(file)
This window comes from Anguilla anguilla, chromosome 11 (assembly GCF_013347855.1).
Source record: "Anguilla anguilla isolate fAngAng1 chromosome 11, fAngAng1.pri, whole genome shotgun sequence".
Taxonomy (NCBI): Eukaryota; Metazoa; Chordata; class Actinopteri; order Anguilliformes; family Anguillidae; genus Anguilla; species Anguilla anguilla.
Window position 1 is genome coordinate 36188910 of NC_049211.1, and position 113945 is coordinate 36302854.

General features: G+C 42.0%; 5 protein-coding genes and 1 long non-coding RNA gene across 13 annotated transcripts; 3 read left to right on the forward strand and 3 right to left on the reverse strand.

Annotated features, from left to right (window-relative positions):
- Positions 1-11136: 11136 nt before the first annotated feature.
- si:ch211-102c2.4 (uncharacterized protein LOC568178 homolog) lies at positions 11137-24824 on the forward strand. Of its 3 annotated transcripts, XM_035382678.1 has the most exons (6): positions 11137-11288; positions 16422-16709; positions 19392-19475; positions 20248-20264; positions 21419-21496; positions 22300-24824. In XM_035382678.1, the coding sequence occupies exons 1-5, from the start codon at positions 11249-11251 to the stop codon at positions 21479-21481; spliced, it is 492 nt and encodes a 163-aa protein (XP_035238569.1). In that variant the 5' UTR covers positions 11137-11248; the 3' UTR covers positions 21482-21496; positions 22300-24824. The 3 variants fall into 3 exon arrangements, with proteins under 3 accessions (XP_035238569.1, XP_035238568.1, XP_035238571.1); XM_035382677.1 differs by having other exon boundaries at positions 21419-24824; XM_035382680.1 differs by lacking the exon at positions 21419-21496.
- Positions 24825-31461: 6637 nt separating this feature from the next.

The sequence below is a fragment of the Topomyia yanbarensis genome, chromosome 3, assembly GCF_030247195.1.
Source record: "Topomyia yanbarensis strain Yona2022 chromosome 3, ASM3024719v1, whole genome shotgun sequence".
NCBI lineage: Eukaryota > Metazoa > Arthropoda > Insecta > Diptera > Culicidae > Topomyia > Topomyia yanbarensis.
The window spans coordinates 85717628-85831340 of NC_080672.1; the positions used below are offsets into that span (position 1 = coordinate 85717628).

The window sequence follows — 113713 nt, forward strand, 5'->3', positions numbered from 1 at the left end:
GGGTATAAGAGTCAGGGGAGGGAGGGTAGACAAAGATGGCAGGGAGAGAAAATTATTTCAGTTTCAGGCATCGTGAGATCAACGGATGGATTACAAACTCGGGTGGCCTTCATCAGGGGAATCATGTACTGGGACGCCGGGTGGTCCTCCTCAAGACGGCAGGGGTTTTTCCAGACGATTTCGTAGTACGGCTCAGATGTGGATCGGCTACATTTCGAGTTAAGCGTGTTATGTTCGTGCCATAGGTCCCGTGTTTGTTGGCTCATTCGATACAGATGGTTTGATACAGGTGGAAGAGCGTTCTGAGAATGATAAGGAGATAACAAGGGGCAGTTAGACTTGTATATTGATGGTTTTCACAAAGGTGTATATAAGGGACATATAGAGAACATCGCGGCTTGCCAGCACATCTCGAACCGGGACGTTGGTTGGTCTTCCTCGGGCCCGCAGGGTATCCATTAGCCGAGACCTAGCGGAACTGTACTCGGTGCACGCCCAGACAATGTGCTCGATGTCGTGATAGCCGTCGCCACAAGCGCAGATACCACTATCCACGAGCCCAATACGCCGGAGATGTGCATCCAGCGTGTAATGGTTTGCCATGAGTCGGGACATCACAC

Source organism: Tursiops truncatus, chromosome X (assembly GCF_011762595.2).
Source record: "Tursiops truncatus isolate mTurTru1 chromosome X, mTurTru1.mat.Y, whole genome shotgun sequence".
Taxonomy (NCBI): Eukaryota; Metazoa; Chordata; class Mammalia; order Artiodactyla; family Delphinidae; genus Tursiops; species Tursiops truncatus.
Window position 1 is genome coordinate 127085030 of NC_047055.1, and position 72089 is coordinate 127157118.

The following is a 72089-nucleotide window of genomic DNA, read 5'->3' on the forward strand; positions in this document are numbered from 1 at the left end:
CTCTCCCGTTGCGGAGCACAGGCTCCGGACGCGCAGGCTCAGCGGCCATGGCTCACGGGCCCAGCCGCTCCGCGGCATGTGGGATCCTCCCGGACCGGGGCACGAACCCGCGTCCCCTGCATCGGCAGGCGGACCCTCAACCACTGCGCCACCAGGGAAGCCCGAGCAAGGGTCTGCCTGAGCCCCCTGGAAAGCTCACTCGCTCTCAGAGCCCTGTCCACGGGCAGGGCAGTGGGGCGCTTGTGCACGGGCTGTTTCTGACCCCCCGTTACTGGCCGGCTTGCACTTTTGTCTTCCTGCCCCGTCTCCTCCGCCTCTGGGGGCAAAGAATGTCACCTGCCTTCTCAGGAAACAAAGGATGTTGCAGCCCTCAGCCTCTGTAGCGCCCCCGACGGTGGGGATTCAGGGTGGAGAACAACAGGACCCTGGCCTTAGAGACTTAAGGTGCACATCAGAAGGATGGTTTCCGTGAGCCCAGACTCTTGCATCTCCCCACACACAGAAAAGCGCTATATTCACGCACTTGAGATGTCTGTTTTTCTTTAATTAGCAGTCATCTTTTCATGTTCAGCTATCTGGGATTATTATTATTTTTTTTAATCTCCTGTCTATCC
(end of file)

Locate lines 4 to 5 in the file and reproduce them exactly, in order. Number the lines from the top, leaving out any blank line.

Window position 1 is genome coordinate 36188910 of NC_049211.1, and position 113945 is coordinate 36302854.

General features: G+C 42.0%; 5 protein-coding genes and 1 long non-coding RNA gene across 13 annotated transcripts; 3 read left to right on the forward strand and 3 right to left on the reverse strand.